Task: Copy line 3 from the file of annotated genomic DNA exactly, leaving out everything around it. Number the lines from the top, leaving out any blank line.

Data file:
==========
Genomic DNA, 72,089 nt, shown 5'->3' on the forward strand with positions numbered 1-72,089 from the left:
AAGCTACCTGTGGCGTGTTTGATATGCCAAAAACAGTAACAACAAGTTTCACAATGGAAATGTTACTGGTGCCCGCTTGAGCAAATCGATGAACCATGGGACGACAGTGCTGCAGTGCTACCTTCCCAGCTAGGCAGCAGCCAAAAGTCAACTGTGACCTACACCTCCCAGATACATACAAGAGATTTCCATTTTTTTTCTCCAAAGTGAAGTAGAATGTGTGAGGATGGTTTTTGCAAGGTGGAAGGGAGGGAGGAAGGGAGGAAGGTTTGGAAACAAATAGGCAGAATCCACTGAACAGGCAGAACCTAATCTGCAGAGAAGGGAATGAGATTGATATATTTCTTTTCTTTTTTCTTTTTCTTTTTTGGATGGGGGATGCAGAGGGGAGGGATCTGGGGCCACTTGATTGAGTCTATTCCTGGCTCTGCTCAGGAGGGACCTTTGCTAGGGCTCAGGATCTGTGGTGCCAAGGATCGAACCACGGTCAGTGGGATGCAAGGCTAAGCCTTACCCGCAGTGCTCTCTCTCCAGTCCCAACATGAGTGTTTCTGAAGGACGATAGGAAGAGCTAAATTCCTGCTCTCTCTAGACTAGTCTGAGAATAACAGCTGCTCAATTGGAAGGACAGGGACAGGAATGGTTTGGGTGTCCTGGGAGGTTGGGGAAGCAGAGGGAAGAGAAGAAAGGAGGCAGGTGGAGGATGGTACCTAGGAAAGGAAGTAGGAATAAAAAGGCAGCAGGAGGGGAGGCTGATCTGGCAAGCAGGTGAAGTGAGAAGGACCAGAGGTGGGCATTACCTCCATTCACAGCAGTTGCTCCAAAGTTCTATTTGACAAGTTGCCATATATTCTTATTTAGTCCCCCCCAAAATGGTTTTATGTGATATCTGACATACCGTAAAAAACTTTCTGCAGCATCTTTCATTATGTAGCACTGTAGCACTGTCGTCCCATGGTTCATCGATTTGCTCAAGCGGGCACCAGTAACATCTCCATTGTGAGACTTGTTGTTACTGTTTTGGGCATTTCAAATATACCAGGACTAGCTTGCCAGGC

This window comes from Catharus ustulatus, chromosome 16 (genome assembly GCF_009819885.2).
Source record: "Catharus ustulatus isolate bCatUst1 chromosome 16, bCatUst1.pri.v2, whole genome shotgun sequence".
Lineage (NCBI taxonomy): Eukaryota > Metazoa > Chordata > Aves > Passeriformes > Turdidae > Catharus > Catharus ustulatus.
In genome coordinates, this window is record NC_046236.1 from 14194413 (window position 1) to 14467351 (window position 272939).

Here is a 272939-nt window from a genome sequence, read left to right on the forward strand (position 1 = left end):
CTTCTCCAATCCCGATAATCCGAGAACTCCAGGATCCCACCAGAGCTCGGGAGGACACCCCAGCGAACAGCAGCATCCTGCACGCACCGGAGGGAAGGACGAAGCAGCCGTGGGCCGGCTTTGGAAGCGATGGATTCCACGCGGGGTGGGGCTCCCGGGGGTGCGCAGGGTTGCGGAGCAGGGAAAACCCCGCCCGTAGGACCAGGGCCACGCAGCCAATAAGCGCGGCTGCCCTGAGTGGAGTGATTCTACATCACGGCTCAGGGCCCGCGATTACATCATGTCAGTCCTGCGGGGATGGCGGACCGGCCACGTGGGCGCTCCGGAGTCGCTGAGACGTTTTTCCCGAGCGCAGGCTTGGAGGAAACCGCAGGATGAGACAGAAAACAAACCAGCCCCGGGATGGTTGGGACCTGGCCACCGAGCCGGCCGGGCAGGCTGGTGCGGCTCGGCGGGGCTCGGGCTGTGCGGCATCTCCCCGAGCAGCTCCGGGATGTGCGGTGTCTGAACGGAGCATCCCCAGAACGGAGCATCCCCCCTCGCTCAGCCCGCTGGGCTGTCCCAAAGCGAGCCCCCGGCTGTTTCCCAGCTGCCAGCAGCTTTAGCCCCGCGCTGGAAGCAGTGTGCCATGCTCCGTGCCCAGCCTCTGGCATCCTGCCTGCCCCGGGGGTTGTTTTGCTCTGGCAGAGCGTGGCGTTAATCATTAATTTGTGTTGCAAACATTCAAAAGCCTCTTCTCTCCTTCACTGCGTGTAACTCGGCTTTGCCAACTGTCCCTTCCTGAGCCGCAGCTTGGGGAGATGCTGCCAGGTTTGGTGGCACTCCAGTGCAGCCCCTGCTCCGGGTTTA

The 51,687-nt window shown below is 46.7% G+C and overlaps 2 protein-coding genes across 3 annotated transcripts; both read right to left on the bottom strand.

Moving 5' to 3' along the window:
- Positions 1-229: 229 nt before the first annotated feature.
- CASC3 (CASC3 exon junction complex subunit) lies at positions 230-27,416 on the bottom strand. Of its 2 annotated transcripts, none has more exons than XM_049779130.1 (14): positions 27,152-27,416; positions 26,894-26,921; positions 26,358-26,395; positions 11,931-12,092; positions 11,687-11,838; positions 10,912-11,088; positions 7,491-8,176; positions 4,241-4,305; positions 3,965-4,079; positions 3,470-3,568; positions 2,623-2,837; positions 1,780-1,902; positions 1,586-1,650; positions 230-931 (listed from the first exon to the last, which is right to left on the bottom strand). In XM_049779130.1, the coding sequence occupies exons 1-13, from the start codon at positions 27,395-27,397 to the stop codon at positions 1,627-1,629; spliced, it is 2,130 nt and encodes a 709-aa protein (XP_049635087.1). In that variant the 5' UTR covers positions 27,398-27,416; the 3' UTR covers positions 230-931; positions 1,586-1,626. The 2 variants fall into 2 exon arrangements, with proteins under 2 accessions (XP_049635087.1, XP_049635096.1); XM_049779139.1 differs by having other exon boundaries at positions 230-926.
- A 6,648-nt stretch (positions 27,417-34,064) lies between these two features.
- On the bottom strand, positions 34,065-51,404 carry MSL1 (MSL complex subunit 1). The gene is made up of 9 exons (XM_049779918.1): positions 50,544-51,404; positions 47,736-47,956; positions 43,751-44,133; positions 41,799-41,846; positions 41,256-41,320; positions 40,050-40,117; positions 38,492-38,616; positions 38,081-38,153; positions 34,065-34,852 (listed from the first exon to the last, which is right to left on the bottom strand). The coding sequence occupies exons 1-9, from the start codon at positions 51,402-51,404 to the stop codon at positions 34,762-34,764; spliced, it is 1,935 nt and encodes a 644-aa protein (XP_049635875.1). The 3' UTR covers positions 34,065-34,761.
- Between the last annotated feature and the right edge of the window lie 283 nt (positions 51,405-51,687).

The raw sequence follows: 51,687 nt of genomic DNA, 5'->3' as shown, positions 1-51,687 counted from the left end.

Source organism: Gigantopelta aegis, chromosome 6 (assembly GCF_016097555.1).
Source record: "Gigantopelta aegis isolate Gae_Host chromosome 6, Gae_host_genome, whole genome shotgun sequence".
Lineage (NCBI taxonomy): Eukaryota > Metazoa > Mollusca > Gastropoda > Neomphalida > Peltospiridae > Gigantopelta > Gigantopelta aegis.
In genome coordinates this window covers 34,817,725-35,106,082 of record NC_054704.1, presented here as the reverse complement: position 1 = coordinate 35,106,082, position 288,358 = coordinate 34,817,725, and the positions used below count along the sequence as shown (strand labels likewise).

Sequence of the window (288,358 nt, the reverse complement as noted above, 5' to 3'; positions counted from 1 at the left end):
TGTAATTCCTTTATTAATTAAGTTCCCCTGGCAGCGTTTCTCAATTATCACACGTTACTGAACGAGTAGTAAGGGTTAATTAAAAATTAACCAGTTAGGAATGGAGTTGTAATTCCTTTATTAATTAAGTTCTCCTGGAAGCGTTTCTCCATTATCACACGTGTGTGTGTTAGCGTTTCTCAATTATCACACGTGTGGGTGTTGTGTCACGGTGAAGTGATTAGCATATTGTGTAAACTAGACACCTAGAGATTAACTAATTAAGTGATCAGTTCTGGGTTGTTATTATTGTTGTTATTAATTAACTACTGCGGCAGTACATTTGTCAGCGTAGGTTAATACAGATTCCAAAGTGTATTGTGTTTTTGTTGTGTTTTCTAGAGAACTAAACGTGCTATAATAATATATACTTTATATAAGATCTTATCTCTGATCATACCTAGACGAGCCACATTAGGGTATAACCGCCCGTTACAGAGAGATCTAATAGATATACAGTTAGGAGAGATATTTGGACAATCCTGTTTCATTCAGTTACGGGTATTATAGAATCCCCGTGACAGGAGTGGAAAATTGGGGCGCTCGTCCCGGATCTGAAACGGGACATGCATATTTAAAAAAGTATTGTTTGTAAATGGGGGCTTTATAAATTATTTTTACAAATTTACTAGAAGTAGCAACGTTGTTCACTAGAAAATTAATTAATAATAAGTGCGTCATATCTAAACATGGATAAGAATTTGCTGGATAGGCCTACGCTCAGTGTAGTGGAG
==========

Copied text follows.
This window comes from Catharus ustulatus, chromosome 16 (genome assembly GCF_009819885.2).